Hard drives are mechanical and thus will eventually fail. Drive manufacturers used to list MTBF, but they don't do that as often now. I've had drives arrive DOA, some die after a day, and some that have lasted 10 years. There is just no way to tell how long a drive will live. My oldest drives have been western digital.
The secret to helping a drive last longer is to keep it cool. In the end, only good backups will keep you running. If you're running RAID (not raid 0), then a hot spare can help.
It sounds to me like a 24/7 system requires high uptime. What are the consequences if a disk fails on you?
Rather than worrying about the life expectancy of the drives, you may be better off considering RAID 1 so that a drive failure doesn't cause any downtime.
Consequences would be obviously downtime meaning off the air and no revenue coming, RAID 1 might be a great idea if the company would go for it, I'll present it and see what happens, but overall I thinks with all the responses, keep them error free which highly impossible and keeping them cool so they don't overheat.
The discussion came up after another radio station put themselves on a rotation basis where they replaced hard drives every other year to protect the mother boards, but if the unit doesn't get hot the mother boards shouldn't be a main concern should they??
I don't see how putting drives on a rotation schedule will protect the motherboard. You need a case with good ventilation, preferably a case that has removable dust screens and two or more case fans (hopefully one blows across the drive cage). If the case doesn't have a dust screens, you may want to peek inside the case every month (more or less depending on how dusty an environment it's in). Use an air can to get rid of any excess dust as it helps trap in heat. Removable dust screens are nice - sort of like a lint filter on a dryer.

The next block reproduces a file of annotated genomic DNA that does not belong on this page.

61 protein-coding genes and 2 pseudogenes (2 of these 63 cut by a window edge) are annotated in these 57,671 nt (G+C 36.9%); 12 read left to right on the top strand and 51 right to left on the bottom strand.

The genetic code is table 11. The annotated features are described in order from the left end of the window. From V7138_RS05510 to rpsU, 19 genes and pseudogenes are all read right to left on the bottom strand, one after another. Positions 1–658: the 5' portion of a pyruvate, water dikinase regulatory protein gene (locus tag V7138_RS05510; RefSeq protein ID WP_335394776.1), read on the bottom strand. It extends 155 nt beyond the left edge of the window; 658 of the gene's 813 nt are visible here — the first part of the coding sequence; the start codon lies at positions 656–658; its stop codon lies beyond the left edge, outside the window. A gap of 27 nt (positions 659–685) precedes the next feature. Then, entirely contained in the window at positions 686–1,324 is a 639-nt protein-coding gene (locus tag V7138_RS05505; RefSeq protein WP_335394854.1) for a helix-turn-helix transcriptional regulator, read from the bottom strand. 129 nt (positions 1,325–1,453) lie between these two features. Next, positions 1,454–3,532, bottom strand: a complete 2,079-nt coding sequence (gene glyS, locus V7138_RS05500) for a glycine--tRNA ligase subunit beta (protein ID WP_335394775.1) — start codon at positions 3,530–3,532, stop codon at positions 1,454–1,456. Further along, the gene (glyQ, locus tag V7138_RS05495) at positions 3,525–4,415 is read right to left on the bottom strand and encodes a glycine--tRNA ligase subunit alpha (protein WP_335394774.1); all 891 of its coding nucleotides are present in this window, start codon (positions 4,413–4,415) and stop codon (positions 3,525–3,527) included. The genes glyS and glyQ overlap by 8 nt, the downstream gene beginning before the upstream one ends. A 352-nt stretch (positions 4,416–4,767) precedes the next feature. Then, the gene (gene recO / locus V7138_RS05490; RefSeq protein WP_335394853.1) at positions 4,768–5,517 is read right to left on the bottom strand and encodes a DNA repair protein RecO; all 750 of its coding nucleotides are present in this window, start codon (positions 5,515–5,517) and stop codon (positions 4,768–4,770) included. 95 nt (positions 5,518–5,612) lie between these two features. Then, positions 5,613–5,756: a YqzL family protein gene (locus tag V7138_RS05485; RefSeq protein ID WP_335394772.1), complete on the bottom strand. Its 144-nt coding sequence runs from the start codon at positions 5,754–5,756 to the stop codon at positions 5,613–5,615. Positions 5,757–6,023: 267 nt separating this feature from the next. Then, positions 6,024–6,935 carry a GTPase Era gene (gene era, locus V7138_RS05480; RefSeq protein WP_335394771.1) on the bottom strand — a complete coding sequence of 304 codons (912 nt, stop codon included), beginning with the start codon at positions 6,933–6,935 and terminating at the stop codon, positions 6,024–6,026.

Also, like other suggested, RAID, other than raid 0, can be of big help. Using RAID 1 or RAID 5, the system can still run with a single drive failure. RAID 6 can be hard to come by, but two drives can fail and the system will still run. Just remember, RAID only protects you from a failed drive, not accidental deletion, viruses, or malware, so you'll still need a good backup policy in place.
Google's study on hard drive failure rates is pretty much the definitive work as far as actual reliability studies go. Their findings are that failure rates for the 1st two years of drive life run at about 2% for the 1st year of life (i.e., 2% of drives 1 year old failed) and then jumps to around 6-8% for drives 2-5 years old. See: http://static.googleusercontent.com/external_content/un...
But the reality is that even new drives can and do fail, so a "drive rotation" isn't really protecting you. RAID is the standard industry solution for business-critical systems. RAID-1 mirrors your data on two drives and almost completely eliminates drive failure as a cause for a system outage - the system will continue to run as long as two drives don't fail on the same day (or however long it takes you to replace a failed drive). If you use a third drive as a hot spare then even the failed drive replacement is automatic.
Even if you go the "deluxe" route and buy a hardware RAID controller, the added hardware cost is just a few hundred bucks for both the controller and one or two extra drives. The bigger cost is probably the labour - the time required to learn, install and test the controller so that you thoroughly understand it. For example, when your system is in production and you experience a drive failure, you need to know how to tell which drive is the one that needs to be replaced.
You need to weigh those costs against the lost revenue that will happen if your system goes down for, say, a day while someone tries to get hold of the support person and then he tries to get a replacement drive, get the OS installed on it, and recover all the data from backups.